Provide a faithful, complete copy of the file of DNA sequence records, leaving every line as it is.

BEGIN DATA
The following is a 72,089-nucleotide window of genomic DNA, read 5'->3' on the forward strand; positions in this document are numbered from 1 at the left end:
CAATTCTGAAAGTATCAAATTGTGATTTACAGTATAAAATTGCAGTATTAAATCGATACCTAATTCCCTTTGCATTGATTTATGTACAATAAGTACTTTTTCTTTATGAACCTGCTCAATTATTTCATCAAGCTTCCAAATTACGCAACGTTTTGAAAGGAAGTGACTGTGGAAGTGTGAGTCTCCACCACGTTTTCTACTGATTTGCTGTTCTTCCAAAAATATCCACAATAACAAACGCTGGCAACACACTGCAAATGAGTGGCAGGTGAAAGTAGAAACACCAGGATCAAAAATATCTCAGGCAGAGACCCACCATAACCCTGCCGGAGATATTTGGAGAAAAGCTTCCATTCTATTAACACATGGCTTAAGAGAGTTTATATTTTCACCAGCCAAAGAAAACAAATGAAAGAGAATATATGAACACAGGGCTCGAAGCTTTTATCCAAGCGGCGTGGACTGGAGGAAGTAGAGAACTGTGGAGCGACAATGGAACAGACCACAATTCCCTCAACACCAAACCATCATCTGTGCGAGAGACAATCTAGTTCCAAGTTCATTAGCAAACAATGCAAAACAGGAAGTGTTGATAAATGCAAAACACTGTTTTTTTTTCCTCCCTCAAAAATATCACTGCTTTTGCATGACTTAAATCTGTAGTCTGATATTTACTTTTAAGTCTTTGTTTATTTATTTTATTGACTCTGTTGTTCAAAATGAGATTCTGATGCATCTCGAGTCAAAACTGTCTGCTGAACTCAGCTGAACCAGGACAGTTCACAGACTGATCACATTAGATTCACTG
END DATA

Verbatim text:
The following is a 72,089-nucleotide window of genomic DNA, read 5'->3' on the forward strand; positions in this document are numbered from 1 at the left end:
CAATTCTGAAAGTATCAAATTGTGATTTACAGTATAAAATTGCAGTATTAAATCGATACCTAATTCCCTTTGCATTGATTTATGTACAATAAGTACTTTTTCTTTATGAACCTGCTCAATTATTTCATCAAGCTTCCAAATTACGCAACGTTTTGAAAGGAAGTGACTGTGGAAGTGTGAGTCTCCACCACGTTTTCTACTGATTTGCTGTTCTTCCAAAAATATCCACAATAACAAACGCTGGCAACACACTGCAAATGAGTGGCAGGTGAAAGTAGAAACACCAGGATCAAAAATATCTCAGGCAGAGACCCACCATAACCCTGCCGGAGATATTTGGAGAAAAGCTTCCATTCTATTAACACATGGCTTAAGAGAGTTTATATTTTCACCAGCCAAAGAAAACAAATGAAAGAGAATATATGAACACAGGGCTCGAAGCTTTTATCCAAGCGGCGTGGACTGGAGGAAGTAGAGAACTGTGGAGCGACAATGGAACAGACCACAATTCCCTCAACACCAAACCATCATCTGTGCGAGAGACAATCTAGTTCCAAGTTCATTAGCAAACAATGCAAAACAGGAAGTGTTGATAAATGCAAAACACTGTTTTTTTTTCCTCCCTCAAAAATATCACTGCTTTTGCATGACTTAAATCTGTAGTCTGATATTTACTTTTAAGTCTTTGTTTATTTATTTTATTGACTCTGTTGTTCAAAATGAGATTCTGATGCATCTCGAGTCAAAACTGTCTGCTGAACTCAGCTGAACCAGGACAGTTCACAGACTGATCACATTAGATTCACTG